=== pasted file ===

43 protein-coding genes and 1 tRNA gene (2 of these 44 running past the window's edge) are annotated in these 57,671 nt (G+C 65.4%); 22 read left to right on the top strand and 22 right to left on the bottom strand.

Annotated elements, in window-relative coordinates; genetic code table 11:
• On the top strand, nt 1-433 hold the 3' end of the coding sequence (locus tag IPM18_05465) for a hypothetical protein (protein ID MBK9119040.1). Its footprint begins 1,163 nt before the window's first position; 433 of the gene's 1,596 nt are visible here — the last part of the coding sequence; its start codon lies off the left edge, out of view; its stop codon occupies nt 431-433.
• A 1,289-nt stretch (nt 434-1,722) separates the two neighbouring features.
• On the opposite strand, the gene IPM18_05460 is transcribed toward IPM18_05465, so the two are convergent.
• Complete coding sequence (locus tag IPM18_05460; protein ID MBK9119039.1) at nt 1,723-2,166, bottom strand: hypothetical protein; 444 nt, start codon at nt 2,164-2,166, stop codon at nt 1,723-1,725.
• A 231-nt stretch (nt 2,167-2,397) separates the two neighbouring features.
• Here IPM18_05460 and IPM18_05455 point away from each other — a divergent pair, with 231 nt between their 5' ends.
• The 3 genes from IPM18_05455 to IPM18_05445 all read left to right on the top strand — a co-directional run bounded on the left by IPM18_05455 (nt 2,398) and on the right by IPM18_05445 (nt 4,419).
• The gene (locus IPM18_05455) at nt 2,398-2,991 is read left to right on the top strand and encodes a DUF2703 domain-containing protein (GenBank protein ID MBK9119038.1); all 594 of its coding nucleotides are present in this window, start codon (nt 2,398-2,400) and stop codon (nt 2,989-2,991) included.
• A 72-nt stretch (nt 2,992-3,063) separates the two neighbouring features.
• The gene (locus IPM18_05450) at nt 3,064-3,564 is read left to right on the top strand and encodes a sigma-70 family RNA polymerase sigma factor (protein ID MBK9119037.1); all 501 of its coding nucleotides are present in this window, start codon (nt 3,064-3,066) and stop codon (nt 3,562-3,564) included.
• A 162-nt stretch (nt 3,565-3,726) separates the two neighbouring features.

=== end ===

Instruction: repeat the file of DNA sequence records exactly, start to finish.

43 protein-coding genes and 1 tRNA gene (2 of these 44 running past the window's edge) are annotated in these 57,671 nt (G+C 65.4%); 22 read left to right on the top strand and 22 right to left on the bottom strand.

Annotated elements, in window-relative coordinates; genetic code table 11:
• On the top strand, nt 1-433 hold the 3' end of the coding sequence (locus tag IPM18_05465) for a hypothetical protein (protein ID MBK9119040.1). Its footprint begins 1,163 nt before the window's first position; 433 of the gene's 1,596 nt are visible here — the last part of the coding sequence; its start codon lies off the left edge, out of view; its stop codon occupies nt 431-433.
• A 1,289-nt stretch (nt 434-1,722) separates the two neighbouring features.
• On the opposite strand, the gene IPM18_05460 is transcribed toward IPM18_05465, so the two are convergent.
• Complete coding sequence (locus tag IPM18_05460; protein ID MBK9119039.1) at nt 1,723-2,166, bottom strand: hypothetical protein; 444 nt, start codon at nt 2,164-2,166, stop codon at nt 1,723-1,725.
• A 231-nt stretch (nt 2,167-2,397) separates the two neighbouring features.
• Here IPM18_05460 and IPM18_05455 point away from each other — a divergent pair, with 231 nt between their 5' ends.
• The 3 genes from IPM18_05455 to IPM18_05445 all read left to right on the top strand — a co-directional run bounded on the left by IPM18_05455 (nt 2,398) and on the right by IPM18_05445 (nt 4,419).
• The gene (locus IPM18_05455) at nt 2,398-2,991 is read left to right on the top strand and encodes a DUF2703 domain-containing protein (GenBank protein ID MBK9119038.1); all 594 of its coding nucleotides are present in this window, start codon (nt 2,398-2,400) and stop codon (nt 2,989-2,991) included.
• A 72-nt stretch (nt 2,992-3,063) separates the two neighbouring features.
• The gene (locus IPM18_05450) at nt 3,064-3,564 is read left to right on the top strand and encodes a sigma-70 family RNA polymerase sigma factor (protein ID MBK9119037.1); all 501 of its coding nucleotides are present in this window, start codon (nt 3,064-3,066) and stop codon (nt 3,562-3,564) included.
• A 162-nt stretch (nt 3,565-3,726) separates the two neighbouring features.